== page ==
I promise not to skew into the political often on this blog, but I really do feel strongly about this, and this is as much a women's issue as a political one. Thank you for reading, if you still are.!/event.php?eid=189887001044118

Tuesday, February 22, 2011

February 22, 2011

Dear Calvin,

If it were not for the calendar on my computer I would have forgotten that today you are eight months old. I am losing track of all the new things you are learning to do, but my favorite is the backward crawl. From your position on your tummy you push up, lean back on your knees, and then...plop back onto your belly and kind of inch backwards deceptively fast. It doesn't even look like you're moving, but you are, and when I turn back you've gone eight feet. You also may have sat up on your own in your crib, but I missed it. I can't remember if I had sat you up before I left the room or if you had been on your belly.

Anyway, we didn't get you the helmet, so I hope your lopsided head resolves itself and you don't have reason to resent me for the rest of your life. It doesn't look bad except from one angle, and even then it's not too bad, and when you have some hair it'll be fine.

You love music, and especially drums. I drummed on the couch today and you and Jack just laughed. So I know what to do if you need to be entertained later today. There are also toys and tickles and hanging upside down. I love watching you play with Jack, because the two of you interact and it's hilarious. He gets too close to the jumpy and I have to move him away because you jump so violently you could give him a concussion. Your leg muscles are insane. The two of you talk to each other and laugh at each other and mimic movements and share (or steal) toys.

You can also stand against the couch now, which is scary but cool. You've learned to feed yourself (sometimes). You just got over your first real illness, a stomach bug that tore up the whole family plus Jack and Molly. You took it like a trooper and got better quickly, even though it messed up some of your pajamas. That's OK. You'll be out of 6-9 month clothes within the month--the pants are already getting too short and I can't button a couple of your pajamas. You're taller than Jack, and growing CONSTANTLY. I can barely remember when you were too small for newborn size clothes.

I love you, munchkin. Thank you for being such a good baby.

Love, Mama

Monday, February 21, 2011

Spencer Reid

Hi, Spencer Reid. I know you are a fictional character and all, but can we be friends?

The other day I caught the old episode of Criminal Minds where the good Dr. Reid gets addicted to Dilaudid after Dawson Leery holds him prisoner because he's schizophrenic and thinks he's his father. (I love explaining things without context.) This is not the first episode I've watched, and every time I see it I can't help but want to give him a totally platonic hug and go out for coffee. I have a soft spot in my heart for awkwardness, and he embodies it. This is also why I want to hang out with the guys from The Big Bang Theory. Smart people who are just a little off the social grid. That's the group I ran with in high school and the type of people I'm closest to now.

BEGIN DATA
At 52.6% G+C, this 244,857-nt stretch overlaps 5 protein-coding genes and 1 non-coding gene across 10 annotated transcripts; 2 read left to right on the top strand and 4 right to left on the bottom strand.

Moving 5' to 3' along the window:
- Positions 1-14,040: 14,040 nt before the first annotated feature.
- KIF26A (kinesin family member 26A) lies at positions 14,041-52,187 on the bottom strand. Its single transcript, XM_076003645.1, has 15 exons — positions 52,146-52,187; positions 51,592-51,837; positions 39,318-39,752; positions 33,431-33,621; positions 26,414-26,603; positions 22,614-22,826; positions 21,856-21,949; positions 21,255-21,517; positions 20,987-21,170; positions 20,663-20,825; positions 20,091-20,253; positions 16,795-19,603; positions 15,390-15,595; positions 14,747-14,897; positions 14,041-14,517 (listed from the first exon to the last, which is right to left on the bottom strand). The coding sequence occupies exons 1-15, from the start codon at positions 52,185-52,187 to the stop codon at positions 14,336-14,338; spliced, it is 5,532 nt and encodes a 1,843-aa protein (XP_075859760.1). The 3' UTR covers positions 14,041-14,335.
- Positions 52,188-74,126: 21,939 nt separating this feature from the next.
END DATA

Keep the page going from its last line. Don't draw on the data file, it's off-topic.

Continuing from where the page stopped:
My friends are computer programmers, video game designers, engineers, teachers, and all-around intellectuals. I like them.

All day I kept thinking of smart things I wanted to blog about, and then I forgot them all. Tomorrow is Calvin's eight-month birthday. I guess whatever awesome things I've thought of will have to wait.

Wednesday, February 9, 2011

Sons of Mothers

My baby gets a lot of compliments when we go out in public. People comment on how cute he is, how well-behaved he is, and how toothless he is. Yes, he still has no teeth, and very little hair, but his eyes are starting to develop a little burst of brown around the pupils like mine have, which is cool. And he is very cute and very well-behaved. I love him more than I could possibly express.

But I've been thinking today about what's going to happen when he gets bigger. Jack is mobile, and crawls like a caterpillar on speed, not to mention creeping along anything he can get a handhold on and trying to climb over the back of the couch. Babies is dangerous. One day Calvin will be at that stage. And then he will walk. And then he will run. And then he will run INTO things. And around and over and under things. And he will climb and flip and wrestle and jump and do all kinds of stupid ill-advised things (because I can already see shades of my brother in him) and I will patch him up and assure him that I love him and he's going to be fine, there's a reason your head is so hard.

I'm terrified of my baby becoming a real child. Right now he's in his crib NOT TAKING A NAP LIKE HE SHOULD BE, but eating his feet and rolling around and yelling at the mobile and probably pulling the blanket over his face because that's what he does. I love watching him interact with things and people, whether it's strangers or his daddy or other babies or his own reflection. He's awesome. But he's still little and very easy to control. And thank God for that, because if I had a difficult baby I might not be thinking of having another one.